Maybe ESPN wants to be criticized.
That’s the only explanation we can identify in the wake of the bizarre news from SportsBusiness Daily that ESPN has hired Kraft Sports Group to sell local advertising for the fledgling ESPNBoston.com.
That’s Kraft Sports Group. As in Robert Kraft. As in the owner of the New England Patriots.
Even more amazing is that the SBD report from John Ourand and Daniel Kaplan doesn’t even bat an eye at one of the most blatant and obvious conflicts of interest we ever have seen.
This is well beyond, in our view, the placement of a CBS-themed restaurant at Patriot Place, which has raised some talk of a conflict of interest between the Pats and the network that televises the Sunday afternoon AFC package of games.
This is a sports news outlet entering into a significant business partnership with one of the handful of teams that will be covered by the ESPNBoston.com site.
It’s surreal, frankly.
That said, the new civil suit against Tom Brady, which gives new meaning to the term “shotgun wedding,” has been addressed at ESPNBoston.com. But there’s not a single mention of the serious claims made against one of the top quarterbacks in the league on the mother ship’s mother site — not even on the supposedly ESPN.com AFC East blog.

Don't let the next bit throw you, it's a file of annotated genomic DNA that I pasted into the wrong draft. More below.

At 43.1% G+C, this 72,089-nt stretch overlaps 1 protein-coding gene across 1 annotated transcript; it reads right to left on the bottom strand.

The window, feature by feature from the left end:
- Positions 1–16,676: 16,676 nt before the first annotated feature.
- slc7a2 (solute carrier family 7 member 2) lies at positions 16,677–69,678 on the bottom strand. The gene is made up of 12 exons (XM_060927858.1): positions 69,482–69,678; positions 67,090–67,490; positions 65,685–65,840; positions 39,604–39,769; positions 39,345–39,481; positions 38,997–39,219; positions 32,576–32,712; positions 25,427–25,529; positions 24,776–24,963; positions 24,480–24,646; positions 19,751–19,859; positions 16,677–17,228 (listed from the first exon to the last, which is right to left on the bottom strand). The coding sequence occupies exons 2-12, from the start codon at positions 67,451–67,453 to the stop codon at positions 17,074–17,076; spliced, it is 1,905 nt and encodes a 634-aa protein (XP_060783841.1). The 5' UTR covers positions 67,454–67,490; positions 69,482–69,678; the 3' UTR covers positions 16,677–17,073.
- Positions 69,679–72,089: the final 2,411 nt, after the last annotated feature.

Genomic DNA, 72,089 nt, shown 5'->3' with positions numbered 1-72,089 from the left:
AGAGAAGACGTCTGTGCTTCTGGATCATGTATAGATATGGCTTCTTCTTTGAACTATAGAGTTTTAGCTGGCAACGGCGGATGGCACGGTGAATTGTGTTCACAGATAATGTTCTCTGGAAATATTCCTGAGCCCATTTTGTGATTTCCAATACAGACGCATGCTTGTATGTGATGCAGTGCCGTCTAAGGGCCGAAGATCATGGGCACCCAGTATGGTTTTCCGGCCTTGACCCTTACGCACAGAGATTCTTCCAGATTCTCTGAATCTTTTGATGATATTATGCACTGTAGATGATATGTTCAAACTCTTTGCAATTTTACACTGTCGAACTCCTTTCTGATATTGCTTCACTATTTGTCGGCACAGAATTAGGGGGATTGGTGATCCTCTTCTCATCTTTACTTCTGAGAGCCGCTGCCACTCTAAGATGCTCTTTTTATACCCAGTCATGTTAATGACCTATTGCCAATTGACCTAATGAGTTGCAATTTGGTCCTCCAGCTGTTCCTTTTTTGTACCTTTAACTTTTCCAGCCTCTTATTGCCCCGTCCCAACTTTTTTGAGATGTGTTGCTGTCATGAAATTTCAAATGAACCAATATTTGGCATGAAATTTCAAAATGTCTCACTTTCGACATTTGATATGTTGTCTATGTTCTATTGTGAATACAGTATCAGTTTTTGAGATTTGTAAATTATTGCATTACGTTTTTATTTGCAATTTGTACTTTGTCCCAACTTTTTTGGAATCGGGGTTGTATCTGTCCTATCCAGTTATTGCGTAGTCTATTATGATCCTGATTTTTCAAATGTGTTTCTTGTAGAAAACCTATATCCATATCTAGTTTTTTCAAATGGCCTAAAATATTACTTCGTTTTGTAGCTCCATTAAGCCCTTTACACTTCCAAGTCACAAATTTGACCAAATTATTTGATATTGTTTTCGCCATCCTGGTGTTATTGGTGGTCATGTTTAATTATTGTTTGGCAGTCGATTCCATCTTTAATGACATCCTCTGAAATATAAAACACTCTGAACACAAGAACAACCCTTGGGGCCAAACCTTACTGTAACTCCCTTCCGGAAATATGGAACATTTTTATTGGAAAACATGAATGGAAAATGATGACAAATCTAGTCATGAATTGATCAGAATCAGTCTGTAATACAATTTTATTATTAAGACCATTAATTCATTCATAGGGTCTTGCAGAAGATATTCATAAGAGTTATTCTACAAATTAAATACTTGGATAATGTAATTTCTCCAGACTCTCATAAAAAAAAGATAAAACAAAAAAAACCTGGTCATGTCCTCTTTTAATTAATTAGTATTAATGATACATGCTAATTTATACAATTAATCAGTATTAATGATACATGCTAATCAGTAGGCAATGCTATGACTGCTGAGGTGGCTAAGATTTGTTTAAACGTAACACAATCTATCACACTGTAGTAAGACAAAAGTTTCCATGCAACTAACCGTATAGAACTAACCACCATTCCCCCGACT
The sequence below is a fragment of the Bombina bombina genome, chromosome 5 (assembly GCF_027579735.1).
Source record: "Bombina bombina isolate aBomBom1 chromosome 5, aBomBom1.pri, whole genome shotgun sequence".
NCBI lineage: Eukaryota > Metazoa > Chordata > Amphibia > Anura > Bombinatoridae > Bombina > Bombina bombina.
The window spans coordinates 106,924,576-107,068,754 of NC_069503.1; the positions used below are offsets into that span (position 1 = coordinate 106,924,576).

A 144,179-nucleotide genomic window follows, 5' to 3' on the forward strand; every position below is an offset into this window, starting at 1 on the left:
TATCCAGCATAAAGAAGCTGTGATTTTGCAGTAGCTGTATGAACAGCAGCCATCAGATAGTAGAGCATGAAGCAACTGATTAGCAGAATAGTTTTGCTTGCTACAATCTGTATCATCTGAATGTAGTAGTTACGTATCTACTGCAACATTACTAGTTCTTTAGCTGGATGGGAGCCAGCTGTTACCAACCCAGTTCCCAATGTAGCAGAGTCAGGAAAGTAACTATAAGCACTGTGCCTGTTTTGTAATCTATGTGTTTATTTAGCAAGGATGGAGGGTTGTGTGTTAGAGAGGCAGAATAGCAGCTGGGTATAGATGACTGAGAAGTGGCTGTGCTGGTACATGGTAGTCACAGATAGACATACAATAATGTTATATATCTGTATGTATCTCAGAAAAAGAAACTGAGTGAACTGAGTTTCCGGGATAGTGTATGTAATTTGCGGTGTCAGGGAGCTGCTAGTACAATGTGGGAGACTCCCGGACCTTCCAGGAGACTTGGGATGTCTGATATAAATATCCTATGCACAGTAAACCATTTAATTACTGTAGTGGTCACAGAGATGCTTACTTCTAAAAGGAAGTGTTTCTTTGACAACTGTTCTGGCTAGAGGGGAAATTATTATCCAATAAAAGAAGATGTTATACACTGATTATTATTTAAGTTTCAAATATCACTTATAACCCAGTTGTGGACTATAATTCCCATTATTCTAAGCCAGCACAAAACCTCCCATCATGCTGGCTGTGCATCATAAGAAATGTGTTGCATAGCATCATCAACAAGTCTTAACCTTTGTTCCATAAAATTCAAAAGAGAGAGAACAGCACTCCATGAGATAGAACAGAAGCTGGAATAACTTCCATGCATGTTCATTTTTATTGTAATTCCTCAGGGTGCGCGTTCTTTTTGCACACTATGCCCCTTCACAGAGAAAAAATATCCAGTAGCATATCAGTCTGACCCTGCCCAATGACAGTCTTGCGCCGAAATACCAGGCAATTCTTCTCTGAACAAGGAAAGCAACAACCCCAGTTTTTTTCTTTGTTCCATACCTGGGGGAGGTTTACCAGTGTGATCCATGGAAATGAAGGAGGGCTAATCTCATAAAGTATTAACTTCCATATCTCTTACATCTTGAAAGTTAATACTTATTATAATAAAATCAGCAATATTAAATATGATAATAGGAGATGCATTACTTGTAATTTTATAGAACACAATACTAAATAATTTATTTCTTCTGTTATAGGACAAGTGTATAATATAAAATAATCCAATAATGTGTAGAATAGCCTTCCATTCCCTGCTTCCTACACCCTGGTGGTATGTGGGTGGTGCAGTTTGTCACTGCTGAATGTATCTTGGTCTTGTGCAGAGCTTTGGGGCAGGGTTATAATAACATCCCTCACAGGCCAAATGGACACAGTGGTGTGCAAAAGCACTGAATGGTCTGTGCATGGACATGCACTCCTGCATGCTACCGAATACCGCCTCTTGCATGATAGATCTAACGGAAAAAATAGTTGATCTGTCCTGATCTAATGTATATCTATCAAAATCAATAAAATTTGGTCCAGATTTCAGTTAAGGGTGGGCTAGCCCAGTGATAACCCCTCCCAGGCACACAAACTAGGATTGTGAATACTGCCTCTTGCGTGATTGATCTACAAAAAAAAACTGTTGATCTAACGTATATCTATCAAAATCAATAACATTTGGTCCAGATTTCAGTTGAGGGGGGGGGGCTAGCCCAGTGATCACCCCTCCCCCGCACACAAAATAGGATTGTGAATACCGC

It’s almost as if a conscious decision has been made to slip the thing onto the Boston-focused arm of ESPN.com, without exposing the broader audience to the news.
Regardless of whether ESPN.com huddled with one or more members of the Kraft group to craft a strategy for mentioning the Brady lawsuit on a scaled-down basis to avoid the kind of criticism that ESPN experienced for keeping its head buried in casino chips as to the civil lawsuit against Ben Roethlisberger, the business relationship between ESPN and the group that owns an NFL team invites such scrutiny.
So, from this point forward, every thing said or written by ESPN about the Patriots needs to be considered in light of this relationship.
Meanwhile, we’ll wait to see what Don Ohlmeyer has to say about this one in the monthly ombudsman column that still ends up buried at the bottom of the alphabet junkyard.
UPDATE: Though we stand by our contention that, as of the original posting of this item, no link to the Brady lawsuit story appeared at ESPN.com’s front page or its NFL page (or its AFC East blog), we’re told that, on Tuesday, a prominent link to the item was indeed posted at ESPN.com. It has since been moved to ESPNBoston.com.